Product recall - Getting it right Leeds 10

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Presentation by Eversheds' partner Richard Matthews at a recent food and drink seminar in Leeds September 14th 2012. Presentation is entitled Product recall - Getting it right.

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Product recall - Getting it right Leeds 10

  1. 1. Product recall‘’Get-it right’Richard Matthews, Partner14 September 2012
  2. 2. Legislative framework: Criminal• Food Safety Act 1990 – Section 7 (rendering food injurious to health) – Section 14 (food not of nature / substance / quality demanded)• General Food Law Regulations EC/178/2002• Due diligence defence
  3. 3. General Food Law RegulationsEC/178/2002• Article 14 (placing unsafe food on market)• Food deemed unsafe if: – injurious to health – unfit for human consumption• Article 16 (labelling / advertising shall not mislead)• Article 18 (one up: one down traceability)• Article 19 (withdrawal / recall of unsafe food) – notify authorities – co-operate with authorities
  4. 4. Civil claims• Part I, Consumer Protection Act 1987• Breach of contract – raw material specification – express terms (“compliance with all relevant UK/EU food legislation”) – implied terms under Sale of Goods Act 1979 • compliance with description • reasonably fit for purpose • satisfactory quality• Negligence
  5. 5. Food related incidents are on the increaseacross Europe 4000notifications (RASFF)EU - total number of 3800 3600 3400 3200 3000 2800 2600 2400 2200 2000 2004 2005 2006 2007 2008 2009 2010 2011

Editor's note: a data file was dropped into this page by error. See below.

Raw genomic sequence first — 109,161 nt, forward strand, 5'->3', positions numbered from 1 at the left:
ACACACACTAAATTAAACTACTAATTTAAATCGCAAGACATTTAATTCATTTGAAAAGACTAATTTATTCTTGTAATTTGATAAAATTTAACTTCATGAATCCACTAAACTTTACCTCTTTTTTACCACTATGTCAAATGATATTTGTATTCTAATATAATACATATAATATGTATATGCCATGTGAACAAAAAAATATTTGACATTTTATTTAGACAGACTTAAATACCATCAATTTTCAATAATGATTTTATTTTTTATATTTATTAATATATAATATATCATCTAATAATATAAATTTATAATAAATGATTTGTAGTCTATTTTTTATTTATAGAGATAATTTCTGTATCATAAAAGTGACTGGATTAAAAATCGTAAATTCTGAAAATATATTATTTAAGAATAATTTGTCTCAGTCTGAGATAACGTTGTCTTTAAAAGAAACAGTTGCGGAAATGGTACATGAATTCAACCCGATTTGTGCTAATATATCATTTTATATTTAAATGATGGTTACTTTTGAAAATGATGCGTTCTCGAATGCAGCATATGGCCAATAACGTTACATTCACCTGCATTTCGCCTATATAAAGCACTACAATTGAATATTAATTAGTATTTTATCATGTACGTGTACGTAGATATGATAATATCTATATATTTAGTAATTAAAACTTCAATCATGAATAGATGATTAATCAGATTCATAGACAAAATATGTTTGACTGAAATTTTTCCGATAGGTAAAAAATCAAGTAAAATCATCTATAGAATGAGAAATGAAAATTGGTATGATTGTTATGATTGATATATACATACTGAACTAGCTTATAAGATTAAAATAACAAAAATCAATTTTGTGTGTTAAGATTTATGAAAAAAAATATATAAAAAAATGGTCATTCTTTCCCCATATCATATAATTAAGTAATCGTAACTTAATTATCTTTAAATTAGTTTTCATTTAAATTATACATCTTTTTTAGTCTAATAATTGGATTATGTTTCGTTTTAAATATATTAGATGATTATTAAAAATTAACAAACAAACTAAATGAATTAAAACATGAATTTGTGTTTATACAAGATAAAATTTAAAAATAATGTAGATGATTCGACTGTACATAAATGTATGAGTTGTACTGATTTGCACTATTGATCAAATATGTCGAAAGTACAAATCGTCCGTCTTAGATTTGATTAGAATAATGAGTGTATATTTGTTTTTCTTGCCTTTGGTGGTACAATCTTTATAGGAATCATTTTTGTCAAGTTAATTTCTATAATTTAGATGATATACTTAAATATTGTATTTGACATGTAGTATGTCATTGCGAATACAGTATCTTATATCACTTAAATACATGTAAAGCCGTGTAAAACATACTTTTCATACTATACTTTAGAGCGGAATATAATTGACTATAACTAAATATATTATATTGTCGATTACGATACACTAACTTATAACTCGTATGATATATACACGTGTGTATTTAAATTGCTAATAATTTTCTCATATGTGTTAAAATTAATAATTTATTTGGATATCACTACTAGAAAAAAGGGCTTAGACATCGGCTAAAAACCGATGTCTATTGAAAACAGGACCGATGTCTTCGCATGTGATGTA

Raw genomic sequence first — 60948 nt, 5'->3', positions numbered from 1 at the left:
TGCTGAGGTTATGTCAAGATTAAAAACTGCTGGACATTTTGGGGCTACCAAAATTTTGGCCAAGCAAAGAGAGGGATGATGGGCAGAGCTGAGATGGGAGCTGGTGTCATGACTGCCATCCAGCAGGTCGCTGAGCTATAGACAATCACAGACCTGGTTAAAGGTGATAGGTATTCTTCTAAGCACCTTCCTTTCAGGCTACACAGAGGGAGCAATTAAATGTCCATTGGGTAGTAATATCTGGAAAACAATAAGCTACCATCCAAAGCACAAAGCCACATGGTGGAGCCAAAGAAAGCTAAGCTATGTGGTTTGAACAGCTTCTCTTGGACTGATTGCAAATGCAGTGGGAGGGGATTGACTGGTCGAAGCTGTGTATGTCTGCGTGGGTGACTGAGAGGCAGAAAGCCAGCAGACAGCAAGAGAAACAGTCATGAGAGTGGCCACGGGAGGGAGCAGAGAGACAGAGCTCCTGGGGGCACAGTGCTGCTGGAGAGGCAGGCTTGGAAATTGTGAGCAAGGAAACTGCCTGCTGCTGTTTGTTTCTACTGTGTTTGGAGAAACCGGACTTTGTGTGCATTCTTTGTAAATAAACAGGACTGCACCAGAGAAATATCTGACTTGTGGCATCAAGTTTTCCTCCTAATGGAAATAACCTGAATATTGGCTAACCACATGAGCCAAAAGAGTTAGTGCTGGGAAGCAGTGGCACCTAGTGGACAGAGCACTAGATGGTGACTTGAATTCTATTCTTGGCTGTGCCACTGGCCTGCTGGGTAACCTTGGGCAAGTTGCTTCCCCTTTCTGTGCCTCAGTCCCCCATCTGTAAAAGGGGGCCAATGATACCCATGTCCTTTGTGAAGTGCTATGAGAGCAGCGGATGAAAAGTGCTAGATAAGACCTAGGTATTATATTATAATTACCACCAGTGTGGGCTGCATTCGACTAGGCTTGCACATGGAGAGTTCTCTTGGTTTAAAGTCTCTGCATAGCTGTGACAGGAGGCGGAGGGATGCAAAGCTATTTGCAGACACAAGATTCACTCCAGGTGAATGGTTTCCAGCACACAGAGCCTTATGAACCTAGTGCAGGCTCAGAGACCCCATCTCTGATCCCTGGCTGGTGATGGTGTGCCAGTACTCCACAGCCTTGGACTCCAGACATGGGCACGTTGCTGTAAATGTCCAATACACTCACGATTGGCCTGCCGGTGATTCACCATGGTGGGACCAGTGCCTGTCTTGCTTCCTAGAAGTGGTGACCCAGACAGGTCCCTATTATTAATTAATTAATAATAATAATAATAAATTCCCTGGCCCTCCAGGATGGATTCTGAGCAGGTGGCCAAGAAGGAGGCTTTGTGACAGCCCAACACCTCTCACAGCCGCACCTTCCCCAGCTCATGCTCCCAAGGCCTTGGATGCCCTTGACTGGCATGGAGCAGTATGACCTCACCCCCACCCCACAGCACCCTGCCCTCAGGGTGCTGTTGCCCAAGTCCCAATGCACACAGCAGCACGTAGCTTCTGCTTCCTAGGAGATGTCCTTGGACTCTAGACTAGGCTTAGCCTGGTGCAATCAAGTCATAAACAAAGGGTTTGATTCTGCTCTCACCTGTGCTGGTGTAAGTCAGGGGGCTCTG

6. 6. ....and in the UK also Total number of FSA incidents 1800 1700Recorded incidents 1600 1500 1400 (UK) 1300 1200 1100 1000 900 800 2006 2007 2008 2009 2010 2011
  7. 7. What are the reasons?Breakdown of FSA incidents by category, 2007 – 2011 Category 2007 2008 2009 2010 2011 (%) (%) (%) (%) (%)Environmental contamination 17.2 14.3 17.4 22.7 20.8(fires/sewage/heavy metal etc)Natural chemical contamination 16.4 17.7 12.4 15.1 16.6(aflatoxins/algal toxins etc)Microbiological contamination 12.4 14.3 18.0 18.0 16.4(Salmonella/Ecoli/Listeria etc)On-farm (heavy metal poisoning/ 12.2 10.7 11.9 8.1 7.8botulism etc)Physical contamination 9.4 8.5 4.6 7.7 5.4(metal/pests/glass etc)Labelling / documentation 6.3 9.7 6.4 6.3 7.0Allergens (milk/gluten/nuts etc) 6.6 6.5 7.1 5.2 6.7
  8. 8. Key points of interest• 1,714 food incidents were investigated by the FSA last year, compared to 1,505 in 2010• Microbiological contamination (e.g. Salmonella or Ecoli) is up• There has been a big increase in FSA investigations sparked by whistleblowers
  9. 9. Why the increase?• Tighter legislation/regulation• FSA and other regulatory bodies are getting tougher and conducting more testing• Reporting of incidents is increasing (i.e. whistle- blowing etc)But some instances can still be avoided e.g. mislabelling